Articles - Forward planning makes compliance easier

Big regulatory changes don’t come around very often but the FCA’s new Consumer Duty regulation is shaping up to be a whopper. Building on the foundation of TCF – Treating Customers Fairly, the Consumer Duty is going to play a big part in ensuring the life and pension providers become truly customer centric and put the customer at the heart of their business strategy. It aims to make sure that firms act at all times to “deliver good outcomes for retail clients”. This sets a very high bar for firms and it will require most firms to make major changes to achieve this.

 By Tom Murray, Head of Product Strategy for LifePlus Solutions at Majesco.

 Although the final rules will not be out until July, there is much that is known already and it is easy for firms to make a good assessment of their ability to make the changes that will be required to meet these rules when they come into force. It’s already clear that firms will have to be in a position to prove that they are meeting these requirements and that the ability to monitor their processes and the outcomes they are delivering will be key to being able to provide that evidence.

 For example, the FCA will want firms to be in a position to provide evidence that they are taking reasonable steps to ensure good outcomes for the customer. This means being in a position to show that the firm has the management information to monitor its conduct in its interactions with the consumer and to be able to provide a high level of transparency in its advice process. In order to do this, a strong digital trail will be of the utmost importance as well as the ability to analyse the large amounts of data that will result from this to see where changes in their advice processes may be needed.

 This is an ongoing process and will therefore be an area that could well benefit from AI / machine learning systems, as these systems can rapidly assess both the compliance level of the firms staff and the relationship between the advice given and the subsequent outcomes achieved for the customers.

 Digital platforms are also a useful tool in enabling the presentation of information to clients in a graphical and user-friendly manner; financial concepts can often be difficult to grasp and interactive tools provided to the consumer can help them to increase their knowledge and understanding about the company’s offering and how best to achieve the outcomes that their particular financial position requires.

 By using digital platforms to deliver services to the customers, the audit trail of information is always available and easily maintained, ensuring the company can meet its obligations to the consumer and prove to the regulator that it is doing so. It can also help the company to validate its own approach, ensuring that problems that are emerging can be caught early and action taken before any material damage is done/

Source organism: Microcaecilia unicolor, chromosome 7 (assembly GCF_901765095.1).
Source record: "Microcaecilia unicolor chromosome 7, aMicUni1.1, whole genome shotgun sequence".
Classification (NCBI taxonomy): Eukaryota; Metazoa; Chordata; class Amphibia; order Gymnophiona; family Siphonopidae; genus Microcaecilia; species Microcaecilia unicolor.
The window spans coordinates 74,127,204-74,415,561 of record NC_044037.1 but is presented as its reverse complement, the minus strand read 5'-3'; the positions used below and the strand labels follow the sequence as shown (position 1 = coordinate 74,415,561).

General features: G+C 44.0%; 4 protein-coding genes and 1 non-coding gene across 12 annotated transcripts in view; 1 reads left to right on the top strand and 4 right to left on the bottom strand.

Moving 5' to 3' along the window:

Although most, if not all firms claim to be customer-centric, the truth is that many processes are designed with the background of how the company traditionally does things. To be truly customer centric means embracing an approach of constant assessment of the customers needs based on feedback from the consumer and adapting processes and products accordingly. However, it is not a one-off process and firms need to be in a position to keep this assessment going constantly. Customer centricity is always going to be a journey, not a destination.

 The shift to a digital platform that enables services to be provided to customers and adapted regularly based on feedback and analysis is going to make compliance with this new regulation a lot more achievable. Without having the final details of the rules, companies should already be assessing their capability to improve their corporate culture to being one that truly puts the customer first. They can also assess the strength of their digital capabilities, as these will be key to empowering their staff to deliver the products and services that deliver for the customer and to enable management to monitor compliance of both the staff and the processes to achieve this goal. Without a digital approach to compliance, the new Customer Duty could become difficult to achieve and impossible to evidence. Now is the time to start the journey.

Back to Index

Similar News to this Story

Will general election call shake up pensions policy agenda
With the Prime Minister calling for a summer election, LCP Partner David Fairs looks at how this could affect the pensions policy agenda. What does th
Risk Transfer do more insurers mean more capacity
Nikhil Patel takes an in-depth look at current trends in the risk transfer market, including the implications of record-breaking demand and how new en
Aiming for calm seas in our market reforms
The size and scale of the UK financial sector is worth reflecting on. It employs more than 2.5 million people and produced £278bn of economic output,

Site Search

Exact   Any  

Latest Actuarial Jobs

Actuarial Login

 Jobseeker    Client
Reminder Logon

APA Sponsors

Actuarial Jobs & News Feeds

Jobs RSS News RSS


Be the first to contribute to our definitive actuarial reference forum. Built by actuaries for actuaries.